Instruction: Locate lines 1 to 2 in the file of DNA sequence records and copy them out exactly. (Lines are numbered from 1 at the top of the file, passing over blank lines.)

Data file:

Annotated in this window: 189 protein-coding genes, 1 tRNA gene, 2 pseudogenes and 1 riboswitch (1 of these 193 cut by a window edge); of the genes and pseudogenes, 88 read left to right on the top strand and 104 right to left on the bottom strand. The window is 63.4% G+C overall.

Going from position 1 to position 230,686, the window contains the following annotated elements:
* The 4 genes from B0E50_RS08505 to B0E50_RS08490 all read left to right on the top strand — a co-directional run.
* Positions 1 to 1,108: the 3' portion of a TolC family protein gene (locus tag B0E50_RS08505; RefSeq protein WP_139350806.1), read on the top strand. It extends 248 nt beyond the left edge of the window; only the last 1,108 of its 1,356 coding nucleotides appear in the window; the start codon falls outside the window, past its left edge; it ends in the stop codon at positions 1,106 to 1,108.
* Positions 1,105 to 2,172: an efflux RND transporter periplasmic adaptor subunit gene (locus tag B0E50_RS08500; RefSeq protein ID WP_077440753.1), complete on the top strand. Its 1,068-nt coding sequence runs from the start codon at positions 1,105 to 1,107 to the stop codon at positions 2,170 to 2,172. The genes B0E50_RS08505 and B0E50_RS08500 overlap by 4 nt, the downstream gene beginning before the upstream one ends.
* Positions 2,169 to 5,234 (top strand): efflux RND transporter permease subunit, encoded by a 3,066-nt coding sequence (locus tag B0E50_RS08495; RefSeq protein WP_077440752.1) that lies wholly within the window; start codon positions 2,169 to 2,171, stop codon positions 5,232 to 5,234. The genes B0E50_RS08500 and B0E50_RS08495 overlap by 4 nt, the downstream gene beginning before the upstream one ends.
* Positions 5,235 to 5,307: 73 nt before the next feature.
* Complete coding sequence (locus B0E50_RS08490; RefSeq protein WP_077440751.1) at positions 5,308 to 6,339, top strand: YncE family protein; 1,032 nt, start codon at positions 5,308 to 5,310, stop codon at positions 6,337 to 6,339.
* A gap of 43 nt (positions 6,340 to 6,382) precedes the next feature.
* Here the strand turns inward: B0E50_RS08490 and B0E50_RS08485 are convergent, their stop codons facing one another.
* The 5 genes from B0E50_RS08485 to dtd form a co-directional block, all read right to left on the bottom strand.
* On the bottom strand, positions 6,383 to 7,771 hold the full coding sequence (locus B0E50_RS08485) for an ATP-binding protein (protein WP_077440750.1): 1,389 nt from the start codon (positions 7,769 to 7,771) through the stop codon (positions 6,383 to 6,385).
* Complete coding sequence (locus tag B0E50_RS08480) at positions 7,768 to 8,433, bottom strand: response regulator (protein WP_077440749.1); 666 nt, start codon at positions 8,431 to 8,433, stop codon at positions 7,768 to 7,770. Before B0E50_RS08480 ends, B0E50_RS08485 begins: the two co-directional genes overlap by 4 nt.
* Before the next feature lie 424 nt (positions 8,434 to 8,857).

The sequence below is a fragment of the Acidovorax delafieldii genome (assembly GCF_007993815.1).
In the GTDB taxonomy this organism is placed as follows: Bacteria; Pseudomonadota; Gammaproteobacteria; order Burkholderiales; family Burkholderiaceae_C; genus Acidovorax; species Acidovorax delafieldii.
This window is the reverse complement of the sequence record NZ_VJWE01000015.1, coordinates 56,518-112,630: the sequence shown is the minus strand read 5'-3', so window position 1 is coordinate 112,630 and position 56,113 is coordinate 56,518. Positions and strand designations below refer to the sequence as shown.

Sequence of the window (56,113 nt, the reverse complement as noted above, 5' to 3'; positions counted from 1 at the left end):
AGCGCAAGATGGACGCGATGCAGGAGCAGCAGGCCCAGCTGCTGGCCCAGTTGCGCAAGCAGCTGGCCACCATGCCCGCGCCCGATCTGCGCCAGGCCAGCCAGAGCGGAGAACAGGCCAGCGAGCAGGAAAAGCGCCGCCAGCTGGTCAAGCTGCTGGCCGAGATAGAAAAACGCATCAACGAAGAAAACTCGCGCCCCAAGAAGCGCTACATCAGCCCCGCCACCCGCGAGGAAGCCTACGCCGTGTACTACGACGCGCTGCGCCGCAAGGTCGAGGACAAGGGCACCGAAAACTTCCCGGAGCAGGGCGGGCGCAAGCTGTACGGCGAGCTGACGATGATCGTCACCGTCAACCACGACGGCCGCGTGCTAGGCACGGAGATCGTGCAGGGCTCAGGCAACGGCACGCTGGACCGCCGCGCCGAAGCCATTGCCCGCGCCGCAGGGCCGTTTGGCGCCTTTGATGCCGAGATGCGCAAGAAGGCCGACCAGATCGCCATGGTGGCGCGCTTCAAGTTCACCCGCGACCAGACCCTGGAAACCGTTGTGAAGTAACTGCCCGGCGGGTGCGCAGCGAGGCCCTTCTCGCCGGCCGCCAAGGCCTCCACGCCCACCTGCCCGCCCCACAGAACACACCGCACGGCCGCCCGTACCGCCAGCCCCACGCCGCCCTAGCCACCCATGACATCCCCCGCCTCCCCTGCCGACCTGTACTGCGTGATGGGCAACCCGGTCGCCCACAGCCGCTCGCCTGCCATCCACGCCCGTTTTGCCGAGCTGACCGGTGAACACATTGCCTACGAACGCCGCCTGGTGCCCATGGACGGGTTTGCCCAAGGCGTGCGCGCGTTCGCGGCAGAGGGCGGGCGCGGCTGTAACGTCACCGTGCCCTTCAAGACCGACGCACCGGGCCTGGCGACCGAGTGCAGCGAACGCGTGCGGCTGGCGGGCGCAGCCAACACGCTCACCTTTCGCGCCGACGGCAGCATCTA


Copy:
Annotated in this window: 189 protein-coding genes, 1 tRNA gene, 2 pseudogenes and 1 riboswitch (1 of these 193 cut by a window edge); of the genes and pseudogenes, 88 read left to right on the top strand and 104 right to left on the bottom strand. The window is 63.4% G+C overall.

Going from position 1 to position 230,686, the window contains the following annotated elements: